One clear example of this debate is urban mobility.  A highlight of the event was a big announcement from Uber (skip to 16:00).  They’ve made progress with their Uber Elevate project to provide what are essentially flying taxis.  Their speaker was very bullish about the concept.  He also announced a partnership with NASA to create an airspace management solution.  With property developments for the ports already in the pipeline, he targets a 2023 service launch, and flying cars a common sight across the skies of Los Angeles during their Olympics in 2028.  But the debate to which I refer is the question of whether addressing cities’ chronic growing pains is the right direction at all.  On another stage, a speaker was selling a vision of sending us back to the country, and harnessing technology to facilitate working wherever we want, reversing the trend of cramming ourselves into a small number of cities.  We could spread out again – 90% of us were farmers only 200 years ago – could we be happier and healthier in a more natural environment?  You would also even out regional disparities that showed through so dramatically in the US elections and Brexit referendum.  Maybe his strategy could save an escalation of those tensions.  Of course, he had a work allocation app that could manage the whole thing, with a self-employment model I heard being given the hair-dryer treatment by a firebrand trade unionist in another excellent panel debate.

In the world of runaway technology, there was a constant sense of unease at the uncertainty as to where it’s all heading.  But I think these sorts of gatherings lose sight of the things that are not changing.  When I look at my two young boys and their lifestyle, the impact of technology is not profound.  They get up in the morning, eat Weetabix, watch Thunderbirds, walk to school, sit on little plastic chairs watching a teacher write on a whiteboard, do some handwriting with a pencil and paper, run around a playground, come home, watch Thomas the Tank Engine, play football in the garden, eat some fish fingers and a few peas (if we’re lucky), read a couple of pages of a book and go to bed.  Ok, so they might be watching programmes on an iPad rather than the TV.  They also play iPad games but their favourite – some character you have to move left and right to avoid being hit by a train – is strikingly similar to the sort of handheld low-res games I had in the 80s.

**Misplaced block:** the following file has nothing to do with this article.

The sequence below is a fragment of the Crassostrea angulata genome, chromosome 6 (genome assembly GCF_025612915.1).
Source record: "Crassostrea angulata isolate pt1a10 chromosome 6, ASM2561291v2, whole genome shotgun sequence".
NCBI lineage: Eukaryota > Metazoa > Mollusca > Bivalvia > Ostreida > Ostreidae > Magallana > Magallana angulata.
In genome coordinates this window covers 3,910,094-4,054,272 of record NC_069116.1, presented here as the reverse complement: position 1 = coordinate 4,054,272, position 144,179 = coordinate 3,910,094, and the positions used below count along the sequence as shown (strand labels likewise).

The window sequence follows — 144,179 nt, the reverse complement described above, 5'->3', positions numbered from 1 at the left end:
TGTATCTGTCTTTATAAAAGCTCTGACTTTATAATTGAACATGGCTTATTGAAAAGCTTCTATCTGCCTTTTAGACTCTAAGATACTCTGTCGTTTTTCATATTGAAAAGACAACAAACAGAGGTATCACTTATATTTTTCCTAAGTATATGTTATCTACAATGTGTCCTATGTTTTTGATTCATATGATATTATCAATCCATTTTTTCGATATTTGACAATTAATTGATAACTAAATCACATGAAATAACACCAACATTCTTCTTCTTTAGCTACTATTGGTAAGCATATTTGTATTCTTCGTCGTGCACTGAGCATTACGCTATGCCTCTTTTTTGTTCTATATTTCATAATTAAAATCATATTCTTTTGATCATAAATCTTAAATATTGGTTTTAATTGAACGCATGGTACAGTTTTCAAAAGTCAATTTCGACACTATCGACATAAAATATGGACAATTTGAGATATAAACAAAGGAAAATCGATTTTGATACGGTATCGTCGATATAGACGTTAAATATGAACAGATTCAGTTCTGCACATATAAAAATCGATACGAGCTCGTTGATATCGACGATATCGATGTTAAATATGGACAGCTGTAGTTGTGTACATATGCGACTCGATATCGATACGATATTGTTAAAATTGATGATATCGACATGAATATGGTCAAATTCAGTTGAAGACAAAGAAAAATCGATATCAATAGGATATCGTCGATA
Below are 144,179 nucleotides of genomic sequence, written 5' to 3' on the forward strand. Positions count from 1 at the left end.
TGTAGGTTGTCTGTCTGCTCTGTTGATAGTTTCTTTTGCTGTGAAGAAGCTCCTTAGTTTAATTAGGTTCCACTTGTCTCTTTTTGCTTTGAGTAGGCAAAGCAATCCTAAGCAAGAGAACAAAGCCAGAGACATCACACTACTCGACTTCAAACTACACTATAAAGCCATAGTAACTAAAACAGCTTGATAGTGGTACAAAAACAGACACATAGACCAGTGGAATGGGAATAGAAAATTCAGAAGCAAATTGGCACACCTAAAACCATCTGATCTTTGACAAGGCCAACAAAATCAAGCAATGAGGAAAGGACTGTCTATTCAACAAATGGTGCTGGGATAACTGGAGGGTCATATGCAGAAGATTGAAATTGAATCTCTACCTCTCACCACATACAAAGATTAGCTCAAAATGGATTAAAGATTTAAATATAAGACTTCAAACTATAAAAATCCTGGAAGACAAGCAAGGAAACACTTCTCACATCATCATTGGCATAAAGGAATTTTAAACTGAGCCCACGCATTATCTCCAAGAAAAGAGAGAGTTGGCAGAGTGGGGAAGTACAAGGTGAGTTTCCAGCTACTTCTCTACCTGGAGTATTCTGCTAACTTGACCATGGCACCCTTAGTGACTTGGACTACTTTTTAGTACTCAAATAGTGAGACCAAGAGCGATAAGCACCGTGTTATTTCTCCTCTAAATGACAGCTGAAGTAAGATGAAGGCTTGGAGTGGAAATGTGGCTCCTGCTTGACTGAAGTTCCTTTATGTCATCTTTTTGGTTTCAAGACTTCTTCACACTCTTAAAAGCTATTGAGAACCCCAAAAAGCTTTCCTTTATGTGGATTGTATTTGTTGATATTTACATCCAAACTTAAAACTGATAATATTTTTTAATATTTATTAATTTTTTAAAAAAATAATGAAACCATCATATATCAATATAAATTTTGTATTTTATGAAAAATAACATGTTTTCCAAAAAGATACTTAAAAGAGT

I know it will all change when they’ll old enough for phones.  But there are other areas immune.  In sport, we’re still playing the games from the 1800’s.  Wimbledon barely changes (ok, a roof) but we all tune in year after year.  People like tradition.  And going back to children, parents like to share their traditions – old habits die hard.  It’s interesting to see that natural intuition to limit the influence of technology on our youngsters.  Perhaps it’s best to view new technology as new traditions, new habits, that have forced their way into our daily lives through sheer usefulness.

A good example is the clash of civilisations I saw playing out on Lisbon’s streets.  With 60,000 technophiles in town, we found ourselves amongst numerous groups looking for somewhere to eat.  We were accosted in the street by restaurant owners (not waiters) to a far greater degree than I’ve experienced elsewhere in Europe.  “Free bottle of wine just for you…”.  Some were incredibly persistent following you down the street.  There was this strange scene with successive groups waving their mobile phones at a baffled, aged restauranteur – “Look, you’ve only got two stars on Trip Advisor”.  It felt like we’d come from another universe: “we’re from the future – and your restaurant doesn’t exist there.”

There’s another new tradition just establishing itself in how we engage with devices.  The BBC ran an article last weekend questioning the need for children to learn joined-up handwriting, and they actually said this: “Shouldn’t children learn to type effectively instead?”.  Apart from neglecting our love for the tradition of learning to write, they miss the elephant in the room: voice.  Web Summit featured a talk from Amazon on its Alexa voice software.  Voice recognition has improved enormously.  I’ve found myself using voice for Google search lately – it can even cope with a Reading accent: dropped t’s and “Fridee mornin'” – not a problem.  But it’s the ability to process and understand the speech that’s the game-changer.  And now Amazon has opened up its software to allow businesses to develop interfaces to Alexa creating many possibilities.  I certainly can’t imagine typing this blog for much longer.